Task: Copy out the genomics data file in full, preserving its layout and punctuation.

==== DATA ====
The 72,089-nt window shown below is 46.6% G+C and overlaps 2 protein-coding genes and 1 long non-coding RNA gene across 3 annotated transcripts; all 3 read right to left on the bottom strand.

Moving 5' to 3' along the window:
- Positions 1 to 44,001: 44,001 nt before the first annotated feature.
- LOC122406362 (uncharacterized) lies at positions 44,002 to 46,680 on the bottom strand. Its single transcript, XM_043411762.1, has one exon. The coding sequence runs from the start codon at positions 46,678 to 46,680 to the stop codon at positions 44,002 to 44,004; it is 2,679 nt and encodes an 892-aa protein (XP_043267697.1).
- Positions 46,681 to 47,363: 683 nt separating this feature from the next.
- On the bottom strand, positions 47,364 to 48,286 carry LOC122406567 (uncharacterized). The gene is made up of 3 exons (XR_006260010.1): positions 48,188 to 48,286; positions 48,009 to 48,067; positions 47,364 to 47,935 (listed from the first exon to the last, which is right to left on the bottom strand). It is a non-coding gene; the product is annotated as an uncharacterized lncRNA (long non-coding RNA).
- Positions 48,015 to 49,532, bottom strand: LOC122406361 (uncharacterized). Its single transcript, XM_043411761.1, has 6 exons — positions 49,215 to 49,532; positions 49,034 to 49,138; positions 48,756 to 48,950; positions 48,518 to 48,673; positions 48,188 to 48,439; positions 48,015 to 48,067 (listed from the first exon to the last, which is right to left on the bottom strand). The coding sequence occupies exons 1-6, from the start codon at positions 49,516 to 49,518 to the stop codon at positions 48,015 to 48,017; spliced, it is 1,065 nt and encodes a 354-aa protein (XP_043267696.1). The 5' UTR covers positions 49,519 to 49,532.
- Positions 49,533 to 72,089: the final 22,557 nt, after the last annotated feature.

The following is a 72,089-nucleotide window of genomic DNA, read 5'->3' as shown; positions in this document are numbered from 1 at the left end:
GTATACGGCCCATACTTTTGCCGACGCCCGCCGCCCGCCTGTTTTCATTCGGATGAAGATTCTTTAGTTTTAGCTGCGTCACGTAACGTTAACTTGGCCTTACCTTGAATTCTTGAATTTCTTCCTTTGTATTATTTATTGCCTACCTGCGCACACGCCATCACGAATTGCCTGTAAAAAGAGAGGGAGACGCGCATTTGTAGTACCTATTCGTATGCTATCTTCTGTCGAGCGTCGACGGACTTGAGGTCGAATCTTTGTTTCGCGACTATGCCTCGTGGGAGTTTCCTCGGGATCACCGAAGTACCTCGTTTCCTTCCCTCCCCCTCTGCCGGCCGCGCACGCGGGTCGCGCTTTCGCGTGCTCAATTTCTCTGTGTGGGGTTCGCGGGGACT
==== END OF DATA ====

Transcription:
The 72,089-nt window shown below is 46.6% G+C and overlaps 2 protein-coding genes and 1 long non-coding RNA gene across 3 annotated transcripts; all 3 read right to left on the bottom strand.

Moving 5' to 3' along the window:
- Positions 1 to 44,001: 44,001 nt before the first annotated feature.
- LOC122406362 (uncharacterized) lies at positions 44,002 to 46,680 on the bottom strand. Its single transcript, XM_043411762.1, has one exon. The coding sequence runs from the start codon at positions 46,678 to 46,680 to the stop codon at positions 44,002 to 44,004; it is 2,679 nt and encodes an 892-aa protein (XP_043267697.1).
- Positions 46,681 to 47,363: 683 nt separating this feature from the next.
- On the bottom strand, positions 47,364 to 48,286 carry LOC122406567 (uncharacterized). The gene is made up of 3 exons (XR_006260010.1): positions 48,188 to 48,286; positions 48,009 to 48,067; positions 47,364 to 47,935 (listed from the first exon to the last, which is right to left on the bottom strand). It is a non-coding gene; the product is annotated as an uncharacterized lncRNA (long non-coding RNA).
- Positions 48,015 to 49,532, bottom strand: LOC122406361 (uncharacterized). Its single transcript, XM_043411761.1, has 6 exons — positions 49,215 to 49,532; positions 49,034 to 49,138; positions 48,756 to 48,950; positions 48,518 to 48,673; positions 48,188 to 48,439; positions 48,015 to 48,067 (listed from the first exon to the last, which is right to left on the bottom strand). The coding sequence occupies exons 1-6, from the start codon at positions 49,516 to 49,518 to the stop codon at positions 48,015 to 48,017; spliced, it is 1,065 nt and encodes a 354-aa protein (XP_043267696.1). The 5' UTR covers positions 49,519 to 49,532.
- Positions 49,533 to 72,089: the final 22,557 nt, after the last annotated feature.

The following is a 72,089-nucleotide window of genomic DNA, read 5'->3' as shown; positions in this document are numbered from 1 at the left end:
GTATACGGCCCATACTTTTGCCGACGCCCGCCGCCCGCCTGTTTTCATTCGGATGAAGATTCTTTAGTTTTAGCTGCGTCACGTAACGTTAACTTGGCCTTACCTTGAATTCTTGAATTTCTTCCTTTGTATTATTTATTGCCTACCTGCGCACACGCCATCACGAATTGCCTGTAAAAAGAGAGGGAGACGCGCATTTGTAGTACCTATTCGTATGCTATCTTCTGTCGAGCGTCGACGGACTTGAGGTCGAATCTTTGTTTCGCGACTATGCCTCGTGGGAGTTTCCTCGGGATCACCGAAGTACCTCGTTTCCTTCCCTCCCCCTCTGCCGGCCGCGCACGCGGGTCGCGCTTTCGCGTGCTCAATTTCTCTGTGTGGGGTTCGCGGGGACT